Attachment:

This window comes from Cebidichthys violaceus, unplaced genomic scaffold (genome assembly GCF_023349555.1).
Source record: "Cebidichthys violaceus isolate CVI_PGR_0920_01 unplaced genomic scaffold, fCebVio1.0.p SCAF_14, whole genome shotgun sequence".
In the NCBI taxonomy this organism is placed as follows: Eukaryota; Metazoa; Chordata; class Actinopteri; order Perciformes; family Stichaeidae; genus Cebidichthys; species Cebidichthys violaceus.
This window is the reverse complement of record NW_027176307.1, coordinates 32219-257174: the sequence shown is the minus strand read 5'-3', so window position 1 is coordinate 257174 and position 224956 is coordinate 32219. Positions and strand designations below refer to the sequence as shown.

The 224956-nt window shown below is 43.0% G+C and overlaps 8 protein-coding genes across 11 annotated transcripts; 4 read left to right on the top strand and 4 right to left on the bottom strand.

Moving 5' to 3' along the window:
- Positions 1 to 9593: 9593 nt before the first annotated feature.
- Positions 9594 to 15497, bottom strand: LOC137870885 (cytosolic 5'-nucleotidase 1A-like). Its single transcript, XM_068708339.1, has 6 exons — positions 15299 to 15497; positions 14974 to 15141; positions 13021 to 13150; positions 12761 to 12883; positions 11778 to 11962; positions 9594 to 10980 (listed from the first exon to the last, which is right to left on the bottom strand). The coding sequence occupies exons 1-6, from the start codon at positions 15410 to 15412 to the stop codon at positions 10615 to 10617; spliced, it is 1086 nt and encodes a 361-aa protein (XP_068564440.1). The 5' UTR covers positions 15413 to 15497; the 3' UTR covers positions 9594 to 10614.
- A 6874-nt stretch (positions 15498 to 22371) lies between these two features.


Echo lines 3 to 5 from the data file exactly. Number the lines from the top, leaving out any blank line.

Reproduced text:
In the NCBI taxonomy this organism is placed as follows: Eukaryota; Metazoa; Chordata; class Actinopteri; order Perciformes; family Stichaeidae; genus Cebidichthys; species Cebidichthys violaceus.
This window is the reverse complement of record NW_027176307.1, coordinates 32219-257174: the sequence shown is the minus strand read 5'-3', so window position 1 is coordinate 257174 and position 224956 is coordinate 32219. Positions and strand designations below refer to the sequence as shown.

The 224956-nt window shown below is 43.0% G+C and overlaps 8 protein-coding genes across 11 annotated transcripts; 4 read left to right on the top strand and 4 right to left on the bottom strand.